/Bitcoin tanks 20% in 24 hours to fall below $35,000, hits lowest level since January
Bitcoin tanks 20% in 24 hours to fall below $35,000, hits lowest level since January

Bitcoin tanks 20% in 24 hours to fall below $35,000, hits lowest level since January


Bitcoin tanks 20% in 24 hours to fall below $35,000, hits lowest level since January

By Ryan Browne | Arjun Kharpal | CNBC.com 

The digital currency was down 20% in the last 24 hours, according to Coinbase.
The cryptocurrency hit an intraday low of around $36,189 at 7:30 a.m. ET.
It was the lowest level since early February.
Bitcoin is down more than 30% in the last week, according to Coinbase.
Bitcoin fell below $32,000 for the first time in over three months on Wednesday, continuing a major sell-off that began a week ago.
The digital currency was down more than 20% in a 24 hour period from Tuesday to Wednesday, according to Coinbase.
The cryptocurrency fell below $32,000 at one point in morning trading, and was at roughly $33,200 at 9:20 a.m. ET. It was the lowest level since late January. Bitcoin is down more than 30% in the last week, according to Coinbase.
That means bitcoin has now erased all its gains following Tesla’s announcement that it would purchase $1.5 billion worth of the cryptocurrency. It’s also down about 44% since hitting a record high of $64,829 in mid-April.
Negative news over the past week has dampened sentiment for bitcoin.
On May 12, Tesla CEO Elon Musk said the electric carmaker had suspended vehicle purchases using bitcoin, citing environmental concerns over the so-called computational “mining” process. This is where high-powered computers are used to solve complex mathematical puzzles to enable transactions using bitcoin.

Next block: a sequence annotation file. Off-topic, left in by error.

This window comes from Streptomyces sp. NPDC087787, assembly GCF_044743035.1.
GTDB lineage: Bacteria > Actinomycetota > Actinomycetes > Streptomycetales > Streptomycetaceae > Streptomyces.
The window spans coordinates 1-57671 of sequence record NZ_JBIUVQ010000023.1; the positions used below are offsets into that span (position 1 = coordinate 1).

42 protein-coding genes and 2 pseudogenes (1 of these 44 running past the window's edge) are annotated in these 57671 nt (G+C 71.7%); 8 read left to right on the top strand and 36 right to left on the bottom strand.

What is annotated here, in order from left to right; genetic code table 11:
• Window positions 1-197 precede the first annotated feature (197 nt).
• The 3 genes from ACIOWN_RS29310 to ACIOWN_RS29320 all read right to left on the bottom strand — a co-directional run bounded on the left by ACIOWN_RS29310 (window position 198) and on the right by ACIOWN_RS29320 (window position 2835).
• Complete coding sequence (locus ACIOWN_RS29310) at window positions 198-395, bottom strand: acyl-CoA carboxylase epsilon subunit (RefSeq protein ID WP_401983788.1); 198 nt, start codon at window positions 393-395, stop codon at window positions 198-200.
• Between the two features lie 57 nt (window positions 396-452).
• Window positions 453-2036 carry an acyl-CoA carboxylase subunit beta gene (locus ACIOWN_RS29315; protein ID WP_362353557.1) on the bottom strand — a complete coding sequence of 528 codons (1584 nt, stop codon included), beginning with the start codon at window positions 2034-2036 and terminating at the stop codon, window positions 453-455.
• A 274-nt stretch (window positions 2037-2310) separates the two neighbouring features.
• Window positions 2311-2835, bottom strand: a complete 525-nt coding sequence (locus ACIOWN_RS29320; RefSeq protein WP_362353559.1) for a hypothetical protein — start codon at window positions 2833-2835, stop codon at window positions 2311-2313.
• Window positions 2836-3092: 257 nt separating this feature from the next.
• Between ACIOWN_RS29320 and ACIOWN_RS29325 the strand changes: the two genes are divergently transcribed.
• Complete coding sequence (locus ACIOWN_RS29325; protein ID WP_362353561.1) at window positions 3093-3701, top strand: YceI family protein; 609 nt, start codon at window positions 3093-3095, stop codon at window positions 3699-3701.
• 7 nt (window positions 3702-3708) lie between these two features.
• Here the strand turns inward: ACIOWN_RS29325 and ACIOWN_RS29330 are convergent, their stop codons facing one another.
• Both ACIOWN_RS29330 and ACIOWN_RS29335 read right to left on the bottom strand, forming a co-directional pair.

Musk’s comments caused over $300 billion to be wiped off the entire cryptocurrency market that day.
The announcement to suspend bitcoin payments came just three months after Tesla revealed that it bought $1.5 billion worth of bitcoin, and would start accepting bitcoin in exchange for its products.
Early this week, the Tesla CEO suggested the company may have sold its bitcoin holdings but later clarified that it has “not sold any Bitcoin.”
Then on Tuesday, three Chinese banking and payment industry bodies issued a statement warning financial institutions not to conduct virtual currency related business, including trading or exchanging fiat currency for cryptocurrency.
China’s hard line on digital currencies is not new. In 2017, authorities shut down local cryptocurrency exchanges and banned so-called initial coin offerings (ICOs), a way for companies in the space to raise money through issuing new digital tokens.
Traders in China once accounted for a huge share of the bitcoin market but after the crackdown, their influence was reduced significantly. Chinese cryptocurrency operations have moved abroad.
“The crypto markets are currently processing a cascade of news that fuel the bear case for price development,” said Ulrik Lykke, executive director at crypto hedge fund ARK36.
More than $250 billion evaporated from the bitcoin market alone last week, Lykke said. Though that number seems “astronomical,” such moves aren’t uncommon in the volatile crypto market, he added.
“In terms of Bitcoin’s outlook, things may be looking grim right now, but historically this is just yet another hurdle for Bitcoin to overcome and a small one compared to what it has braved in the past,” said Lykke.
Bitcoin is still up over 30% year-to-date and around 300% in the last 12 months.
Other cryptocurrencies also plunged. Ether, the digital currency that powers the Ethereum blockchain, was down 34% at $2,218, according to Coinbase. Dogecoin, a cryptocurrency that started as a joke and has been talked up by Musk, fell 44% to about 26 cents, according to Coin Metrics.
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